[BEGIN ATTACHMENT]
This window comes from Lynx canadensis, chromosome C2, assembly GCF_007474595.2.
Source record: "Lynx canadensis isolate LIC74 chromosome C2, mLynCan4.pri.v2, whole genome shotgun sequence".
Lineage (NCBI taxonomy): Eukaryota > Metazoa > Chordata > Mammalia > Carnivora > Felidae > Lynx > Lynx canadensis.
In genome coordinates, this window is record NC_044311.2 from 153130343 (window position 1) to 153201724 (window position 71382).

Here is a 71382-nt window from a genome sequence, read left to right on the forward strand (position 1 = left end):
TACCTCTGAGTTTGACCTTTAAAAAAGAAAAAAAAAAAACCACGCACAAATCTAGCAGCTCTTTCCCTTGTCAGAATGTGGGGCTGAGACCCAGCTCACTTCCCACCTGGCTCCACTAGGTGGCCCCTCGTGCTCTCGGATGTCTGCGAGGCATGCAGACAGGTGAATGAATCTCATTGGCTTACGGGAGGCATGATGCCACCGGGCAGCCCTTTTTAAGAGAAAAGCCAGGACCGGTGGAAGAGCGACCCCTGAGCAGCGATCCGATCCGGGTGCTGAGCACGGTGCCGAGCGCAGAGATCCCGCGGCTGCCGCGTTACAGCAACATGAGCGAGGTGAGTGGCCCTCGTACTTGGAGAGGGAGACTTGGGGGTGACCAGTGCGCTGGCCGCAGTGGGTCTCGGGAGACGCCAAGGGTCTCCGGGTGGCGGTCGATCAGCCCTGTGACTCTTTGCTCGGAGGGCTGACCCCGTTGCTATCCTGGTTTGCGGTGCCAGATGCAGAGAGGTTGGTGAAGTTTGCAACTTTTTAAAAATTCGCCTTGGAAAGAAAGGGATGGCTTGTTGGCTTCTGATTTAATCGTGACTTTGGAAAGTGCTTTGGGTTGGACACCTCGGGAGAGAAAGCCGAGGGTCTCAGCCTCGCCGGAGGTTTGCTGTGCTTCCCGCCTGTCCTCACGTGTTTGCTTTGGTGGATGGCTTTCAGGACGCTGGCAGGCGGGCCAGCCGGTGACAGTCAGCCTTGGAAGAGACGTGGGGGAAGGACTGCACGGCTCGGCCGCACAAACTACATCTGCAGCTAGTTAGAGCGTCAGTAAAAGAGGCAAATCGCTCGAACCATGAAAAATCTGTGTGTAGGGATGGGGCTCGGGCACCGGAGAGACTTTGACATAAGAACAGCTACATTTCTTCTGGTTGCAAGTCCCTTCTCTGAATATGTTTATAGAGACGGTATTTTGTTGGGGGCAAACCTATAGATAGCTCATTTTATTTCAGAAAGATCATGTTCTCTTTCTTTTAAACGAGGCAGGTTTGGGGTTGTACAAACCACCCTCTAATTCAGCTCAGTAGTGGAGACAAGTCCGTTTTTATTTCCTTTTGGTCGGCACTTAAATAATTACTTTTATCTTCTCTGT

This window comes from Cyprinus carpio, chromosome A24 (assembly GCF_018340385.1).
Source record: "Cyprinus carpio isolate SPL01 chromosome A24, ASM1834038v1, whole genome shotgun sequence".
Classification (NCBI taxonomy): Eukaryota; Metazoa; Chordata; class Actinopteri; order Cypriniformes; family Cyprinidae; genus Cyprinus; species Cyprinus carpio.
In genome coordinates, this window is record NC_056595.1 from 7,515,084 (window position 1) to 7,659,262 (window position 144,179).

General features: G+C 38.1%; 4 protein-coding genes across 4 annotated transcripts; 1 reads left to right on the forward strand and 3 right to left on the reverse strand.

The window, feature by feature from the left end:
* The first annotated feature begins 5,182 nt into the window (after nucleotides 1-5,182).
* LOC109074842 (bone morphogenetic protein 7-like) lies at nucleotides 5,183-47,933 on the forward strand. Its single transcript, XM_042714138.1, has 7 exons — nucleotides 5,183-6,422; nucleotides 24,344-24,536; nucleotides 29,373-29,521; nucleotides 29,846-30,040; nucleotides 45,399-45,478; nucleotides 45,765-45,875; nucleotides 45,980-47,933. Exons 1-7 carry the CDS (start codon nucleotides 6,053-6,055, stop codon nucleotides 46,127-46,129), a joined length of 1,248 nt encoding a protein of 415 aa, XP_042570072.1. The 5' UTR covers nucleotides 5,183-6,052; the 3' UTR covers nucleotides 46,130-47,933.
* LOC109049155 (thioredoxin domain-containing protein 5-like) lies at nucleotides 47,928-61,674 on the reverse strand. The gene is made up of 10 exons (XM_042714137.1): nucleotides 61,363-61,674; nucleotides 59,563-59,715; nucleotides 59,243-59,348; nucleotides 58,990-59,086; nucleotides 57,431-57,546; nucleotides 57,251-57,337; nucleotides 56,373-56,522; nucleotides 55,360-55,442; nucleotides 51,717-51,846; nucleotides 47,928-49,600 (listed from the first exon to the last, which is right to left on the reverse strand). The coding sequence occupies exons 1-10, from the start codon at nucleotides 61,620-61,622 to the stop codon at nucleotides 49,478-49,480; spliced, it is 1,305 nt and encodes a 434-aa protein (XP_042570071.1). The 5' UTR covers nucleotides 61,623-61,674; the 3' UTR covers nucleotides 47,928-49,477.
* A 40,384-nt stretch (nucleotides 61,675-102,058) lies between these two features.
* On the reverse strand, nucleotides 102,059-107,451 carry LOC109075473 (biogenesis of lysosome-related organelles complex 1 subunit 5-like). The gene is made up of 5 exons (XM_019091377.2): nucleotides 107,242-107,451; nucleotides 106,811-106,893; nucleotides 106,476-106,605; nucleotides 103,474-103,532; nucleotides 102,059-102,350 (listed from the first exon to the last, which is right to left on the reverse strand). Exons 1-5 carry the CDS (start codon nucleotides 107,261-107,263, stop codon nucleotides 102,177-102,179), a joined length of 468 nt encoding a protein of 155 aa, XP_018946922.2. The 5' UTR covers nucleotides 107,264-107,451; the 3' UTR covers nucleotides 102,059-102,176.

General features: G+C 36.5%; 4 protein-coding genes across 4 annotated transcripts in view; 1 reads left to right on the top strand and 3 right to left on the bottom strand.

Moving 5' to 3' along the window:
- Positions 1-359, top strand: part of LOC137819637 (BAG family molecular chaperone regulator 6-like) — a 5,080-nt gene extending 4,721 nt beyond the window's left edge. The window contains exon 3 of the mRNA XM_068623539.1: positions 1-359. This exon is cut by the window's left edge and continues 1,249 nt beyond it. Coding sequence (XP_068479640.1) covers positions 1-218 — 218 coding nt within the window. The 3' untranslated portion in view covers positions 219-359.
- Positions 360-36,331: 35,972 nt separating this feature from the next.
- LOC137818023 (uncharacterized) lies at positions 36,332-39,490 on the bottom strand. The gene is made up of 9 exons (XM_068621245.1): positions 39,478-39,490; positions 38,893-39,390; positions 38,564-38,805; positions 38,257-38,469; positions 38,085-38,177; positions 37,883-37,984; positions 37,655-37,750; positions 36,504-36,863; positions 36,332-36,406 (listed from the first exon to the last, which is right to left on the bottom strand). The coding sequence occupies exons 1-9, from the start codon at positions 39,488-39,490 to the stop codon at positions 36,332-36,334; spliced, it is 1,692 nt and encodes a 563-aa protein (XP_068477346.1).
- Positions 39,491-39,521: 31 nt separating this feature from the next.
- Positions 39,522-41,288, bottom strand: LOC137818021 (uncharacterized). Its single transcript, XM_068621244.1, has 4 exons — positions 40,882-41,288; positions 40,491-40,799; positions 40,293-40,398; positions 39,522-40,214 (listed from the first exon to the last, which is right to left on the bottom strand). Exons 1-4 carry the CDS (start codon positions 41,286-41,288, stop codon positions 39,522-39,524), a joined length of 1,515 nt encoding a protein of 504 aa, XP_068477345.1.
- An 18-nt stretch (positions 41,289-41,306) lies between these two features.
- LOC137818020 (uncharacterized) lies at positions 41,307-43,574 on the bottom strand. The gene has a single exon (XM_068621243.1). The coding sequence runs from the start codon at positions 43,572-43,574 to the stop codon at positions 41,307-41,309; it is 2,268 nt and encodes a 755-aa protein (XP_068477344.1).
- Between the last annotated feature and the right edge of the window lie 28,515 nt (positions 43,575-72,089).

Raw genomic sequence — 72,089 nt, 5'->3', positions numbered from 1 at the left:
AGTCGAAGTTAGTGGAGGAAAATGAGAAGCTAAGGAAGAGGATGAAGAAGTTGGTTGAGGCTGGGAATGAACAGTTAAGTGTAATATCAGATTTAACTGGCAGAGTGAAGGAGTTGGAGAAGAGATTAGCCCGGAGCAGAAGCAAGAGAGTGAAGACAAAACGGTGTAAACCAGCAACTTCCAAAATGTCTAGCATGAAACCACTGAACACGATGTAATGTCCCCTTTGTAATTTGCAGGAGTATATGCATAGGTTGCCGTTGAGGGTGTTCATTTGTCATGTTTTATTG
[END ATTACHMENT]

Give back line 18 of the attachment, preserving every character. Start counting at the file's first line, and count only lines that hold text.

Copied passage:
General features: G+C 36.5%; 4 protein-coding genes across 4 annotated transcripts in view; 1 reads left to right on the top strand and 3 right to left on the bottom strand.